• the rapid appointment of permanent coordinators in the Greek hotspots;
• Member States to respond in full to the calls for resources identified by the relevant EU agencies as being necessary to assist Greece;
• further progress on the full range of commitments vis-à-vis all Member States contained in the EU-Turkey statement, including as regards visa liberalisation. Co-legislators are invited to reach agreement within the next few weeks on the revision of the suspension mechanism applied to visas.
6. The European Council welcomes the progress made on developing compacts with Lebanon and Jordan to enhance support for refugees and host communities in both countries, and the signing of the "EU-Afghanistan Joint Way Forward on Migration Issues" on 2 October to tackle challenges linked to irregular migration and improve practical cooperation on returns, readmission and reintegration.

(c) Remaining vigilant about other routes

7. The EU will continue cooperation with other countries and closely monitor flows along other migration routes, including the Western Mediterranean, so as to be able to rapidly react to developments.

Addressing other elements of the comprehensive strategy

8. The European Council calls upon:
• EASO to ensure that the asylum intervention pool becomes operational as soon as possible to support at any time and in sufficient numbers frontline Member States. To that effect, Member States will communicate as soon as possible the necessary experts to EASO and EASO will complement Member States’ efforts by providing the necessary training and by contracting as required additional experts or services, with the support of the Commission;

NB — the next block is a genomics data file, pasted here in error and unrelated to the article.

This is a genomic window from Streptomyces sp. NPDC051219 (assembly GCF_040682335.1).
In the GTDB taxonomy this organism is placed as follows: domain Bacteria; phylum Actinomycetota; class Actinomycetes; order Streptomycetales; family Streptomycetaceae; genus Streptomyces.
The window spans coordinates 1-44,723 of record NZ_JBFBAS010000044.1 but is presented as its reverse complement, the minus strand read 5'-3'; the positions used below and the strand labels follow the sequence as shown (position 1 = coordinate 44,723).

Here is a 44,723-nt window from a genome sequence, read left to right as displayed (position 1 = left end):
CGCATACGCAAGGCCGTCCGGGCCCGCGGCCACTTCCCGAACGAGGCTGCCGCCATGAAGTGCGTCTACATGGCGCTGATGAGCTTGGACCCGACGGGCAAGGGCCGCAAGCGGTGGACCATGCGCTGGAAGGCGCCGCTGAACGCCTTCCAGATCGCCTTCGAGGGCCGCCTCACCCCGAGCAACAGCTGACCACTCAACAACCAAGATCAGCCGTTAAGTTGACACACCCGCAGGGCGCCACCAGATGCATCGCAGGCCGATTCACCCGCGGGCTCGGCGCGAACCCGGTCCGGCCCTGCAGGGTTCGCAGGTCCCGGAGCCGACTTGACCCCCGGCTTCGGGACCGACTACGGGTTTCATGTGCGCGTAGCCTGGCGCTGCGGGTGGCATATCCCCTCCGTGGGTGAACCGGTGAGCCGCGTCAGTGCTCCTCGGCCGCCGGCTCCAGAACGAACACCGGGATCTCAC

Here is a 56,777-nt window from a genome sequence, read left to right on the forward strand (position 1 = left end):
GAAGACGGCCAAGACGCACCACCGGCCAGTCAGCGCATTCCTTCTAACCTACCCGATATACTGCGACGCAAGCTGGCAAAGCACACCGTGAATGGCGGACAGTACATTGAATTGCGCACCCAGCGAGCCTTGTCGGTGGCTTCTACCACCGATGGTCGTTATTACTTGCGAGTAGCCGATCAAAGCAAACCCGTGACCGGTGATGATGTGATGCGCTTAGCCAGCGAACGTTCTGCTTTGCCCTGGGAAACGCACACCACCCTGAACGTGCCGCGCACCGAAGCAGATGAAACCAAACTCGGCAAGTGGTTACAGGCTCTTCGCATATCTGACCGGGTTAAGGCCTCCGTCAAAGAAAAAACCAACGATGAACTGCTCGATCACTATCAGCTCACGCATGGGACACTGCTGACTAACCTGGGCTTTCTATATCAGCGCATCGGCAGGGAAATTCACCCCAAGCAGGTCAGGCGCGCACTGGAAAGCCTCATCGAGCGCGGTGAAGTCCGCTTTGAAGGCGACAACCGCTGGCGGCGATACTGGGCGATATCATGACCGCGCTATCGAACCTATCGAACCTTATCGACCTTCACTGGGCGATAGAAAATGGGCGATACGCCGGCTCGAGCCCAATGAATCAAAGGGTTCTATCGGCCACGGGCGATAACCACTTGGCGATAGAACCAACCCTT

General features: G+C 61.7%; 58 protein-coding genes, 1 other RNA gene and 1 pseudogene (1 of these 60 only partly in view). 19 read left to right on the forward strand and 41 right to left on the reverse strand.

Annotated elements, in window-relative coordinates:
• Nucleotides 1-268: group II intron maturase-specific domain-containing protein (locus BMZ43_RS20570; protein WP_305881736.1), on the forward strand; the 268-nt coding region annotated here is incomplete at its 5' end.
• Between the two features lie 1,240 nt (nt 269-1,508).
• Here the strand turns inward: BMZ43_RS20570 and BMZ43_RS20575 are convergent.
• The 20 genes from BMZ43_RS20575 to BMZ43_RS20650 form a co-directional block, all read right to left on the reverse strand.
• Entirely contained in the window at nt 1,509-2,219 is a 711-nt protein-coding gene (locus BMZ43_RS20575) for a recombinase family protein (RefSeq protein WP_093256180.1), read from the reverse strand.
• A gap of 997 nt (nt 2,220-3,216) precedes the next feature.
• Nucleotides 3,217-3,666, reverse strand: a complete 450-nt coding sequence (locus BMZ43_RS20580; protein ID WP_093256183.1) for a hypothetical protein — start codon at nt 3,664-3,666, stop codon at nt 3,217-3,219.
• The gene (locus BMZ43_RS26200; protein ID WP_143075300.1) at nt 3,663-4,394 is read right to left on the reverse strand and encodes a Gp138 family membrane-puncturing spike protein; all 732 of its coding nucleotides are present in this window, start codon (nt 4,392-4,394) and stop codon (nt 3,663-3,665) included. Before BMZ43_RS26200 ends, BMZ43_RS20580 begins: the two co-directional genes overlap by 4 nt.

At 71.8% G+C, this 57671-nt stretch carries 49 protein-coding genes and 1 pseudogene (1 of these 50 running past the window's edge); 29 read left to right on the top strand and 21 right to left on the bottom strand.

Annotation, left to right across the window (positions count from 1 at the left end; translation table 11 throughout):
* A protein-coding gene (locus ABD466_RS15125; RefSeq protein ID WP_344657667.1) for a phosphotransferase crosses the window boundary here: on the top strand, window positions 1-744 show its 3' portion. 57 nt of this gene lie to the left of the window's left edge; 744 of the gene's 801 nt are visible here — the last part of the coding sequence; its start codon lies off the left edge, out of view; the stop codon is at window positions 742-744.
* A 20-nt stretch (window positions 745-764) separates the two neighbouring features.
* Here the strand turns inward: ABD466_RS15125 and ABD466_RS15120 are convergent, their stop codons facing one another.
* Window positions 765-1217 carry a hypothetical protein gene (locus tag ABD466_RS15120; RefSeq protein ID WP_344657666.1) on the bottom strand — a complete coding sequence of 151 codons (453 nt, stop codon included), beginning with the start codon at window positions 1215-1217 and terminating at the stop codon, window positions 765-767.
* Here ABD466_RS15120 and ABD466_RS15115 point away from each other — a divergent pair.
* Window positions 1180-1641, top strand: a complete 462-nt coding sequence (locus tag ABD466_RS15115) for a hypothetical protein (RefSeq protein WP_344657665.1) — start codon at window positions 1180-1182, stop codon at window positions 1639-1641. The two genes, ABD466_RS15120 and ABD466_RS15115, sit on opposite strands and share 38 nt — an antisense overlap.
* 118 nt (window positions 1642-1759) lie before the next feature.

• Member States to further intensify their efforts to accelerate relocation, in particular for unaccompanied minors, and existing resettlement schemes1;
• the Council to agree before the end of the year on its position on the External Investment Plan, which is aimed at boosting investments and job creation in partner countries, with a view to swift agreement with the European Parliament in the first half of 2017.
9. The European Council also calls for work to be continued on the reform of the Common European Asylum System, including on how to apply the principles of responsibility and solidarity in the future. The European Council will revert to the issue in December.

1 This is without prejudice to the position of Hungary and Slovakia, as contained in the Court proceedings launched relating to Council Decision n°2015/1601, and to the position of Poland, which has intervened in support of the applicants.
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About CHP EU Representation

The CHP was founded on 9 September 1923, about one and half month before the proclamation of the Republic of Turkey. The first President of modern Turkey’s oldest party was M. Kemal Atatürk. Today CHP is a social-democratic party, member of the Socialist International and associate member of the Socialist Group at the European Parliament. The scope of the CHP bureau in Brussels is not limited to the bilateral framework of Turkey's EU accession process. Issues such as the information society, energy policies, social development, climate change, international trade and security are among the different focus areas. The EU-Turkey relations are about integration and need multiple, plural and horizontal channels of communication. The CHP supports and promotes Turkey's EU membership process also by being more present and active in Brussels The CHP's Representative to the EU is Ms Kader Sevinç who previously worked as an MEP advisor at the European Parliament and in the private sector.